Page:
Heated Electric Socks for
Written September 19, 2006; updated November 1, 2006.
My whole life changed when I got my Gerbing
After I got my Widder electric vest and gloves,
I found that my cold feet were the limiting factor keeping me off the bike
in the winter,
or causing me to stop more often.
Everybody's body is different, and so is everybody's bike. I've read
postings from people who say they don't need their electric vests until it's
50 or 45 degrees or whatever. Me, I'm reaching for the dial as soon as it drops
below 60. In the cold, my hands and feet go first. Also, my bike at the time
(a Suzuki GSX1100G) had poor wind protection for my feet, so heated socks were a real turning
point in comfort.
Everybody's riding area is different too. In the Midwest you will get the
same weather for 200 miles around. But in California in the winter you can
get everything from 70 degrees in the Central Valley to 45 crossing the
Sierras within an hour of each other, so no traditional type of clothing
would work for my feet or my torso. If it was warm enough for the cold, I'd
be miserable when it was warm. It had to be adjustable electrics.
Gerbing's original model of electric socks are tough to walk on, because you're
stepping on little
wires. They have a new sock on their web site since I last looked: a
"comfort" sock with no wires on the bottom, so you can walk more
I haven't tried them. To
make the standard pair better for walking, I sometimes wear them inside-out.
This way the wires aren't against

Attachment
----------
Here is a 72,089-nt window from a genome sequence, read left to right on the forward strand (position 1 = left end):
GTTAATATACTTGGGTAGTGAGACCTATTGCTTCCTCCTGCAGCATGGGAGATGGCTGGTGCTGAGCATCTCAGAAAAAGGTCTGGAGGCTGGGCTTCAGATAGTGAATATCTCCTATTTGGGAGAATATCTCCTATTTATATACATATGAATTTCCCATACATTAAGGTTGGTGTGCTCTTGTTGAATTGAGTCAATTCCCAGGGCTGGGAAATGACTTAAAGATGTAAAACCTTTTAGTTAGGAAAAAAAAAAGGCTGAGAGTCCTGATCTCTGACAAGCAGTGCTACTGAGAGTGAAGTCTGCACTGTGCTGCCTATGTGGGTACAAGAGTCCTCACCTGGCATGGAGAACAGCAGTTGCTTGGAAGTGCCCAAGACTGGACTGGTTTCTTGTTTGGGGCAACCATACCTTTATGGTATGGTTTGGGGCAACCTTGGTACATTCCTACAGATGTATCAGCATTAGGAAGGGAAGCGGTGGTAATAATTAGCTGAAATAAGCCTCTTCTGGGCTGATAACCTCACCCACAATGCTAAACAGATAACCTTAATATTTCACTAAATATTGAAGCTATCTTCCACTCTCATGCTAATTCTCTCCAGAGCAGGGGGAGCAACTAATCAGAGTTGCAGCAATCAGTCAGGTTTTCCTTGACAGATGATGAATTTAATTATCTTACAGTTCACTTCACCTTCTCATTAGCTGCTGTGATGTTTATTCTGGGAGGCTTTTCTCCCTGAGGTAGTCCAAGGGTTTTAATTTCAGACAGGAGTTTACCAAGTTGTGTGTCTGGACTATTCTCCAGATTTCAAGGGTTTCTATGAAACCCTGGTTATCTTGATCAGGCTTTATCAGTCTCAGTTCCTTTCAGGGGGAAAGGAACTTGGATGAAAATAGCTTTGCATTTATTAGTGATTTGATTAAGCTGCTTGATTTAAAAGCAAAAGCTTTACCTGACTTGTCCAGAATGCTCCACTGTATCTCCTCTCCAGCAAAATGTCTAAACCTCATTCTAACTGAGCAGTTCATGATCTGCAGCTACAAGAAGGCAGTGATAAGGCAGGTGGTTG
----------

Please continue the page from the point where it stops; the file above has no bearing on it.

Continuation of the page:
my skin. This reduces the heat level and slows down the warm-up time, but
it's much better for walking. You need a layer of clothing between
your skin and a heated vest, but that advice doesn't apply to
The rest of my electric gear (vest, gloves, controller) come from
Widder Enterprises. I find that I have no problem connecting the socks, vest, and gloves to a
single Widder electronic controller using appropriate Y adapters and plugs.
The resulting heat balance works for me at all settings, but some people
might find this makes the socks too hot in relation to the other parts. As
for me, my dogs need me to bring the heat. (If Pat Widder offered a heated
sock product I'd buy it. Pat is a good friend to the long-distance riding
community and I like his other products just fine.)
I find the Gerbing socks are a little fragile. I've had the same one fail
twice, at the place where the power-supply wire meets the very fine heater wire. Field
repairs are impossible: you can't just strip and crimp the NiChrome heater wire.
Maybe that heat-shrink stuff with solder inside is the answer.
For a while I thought I needed arm chaps, but a windbreaker over my
fleece and under my riding jacket blocks enough air movement that I'm all
This page was last edited
April 26, 2008.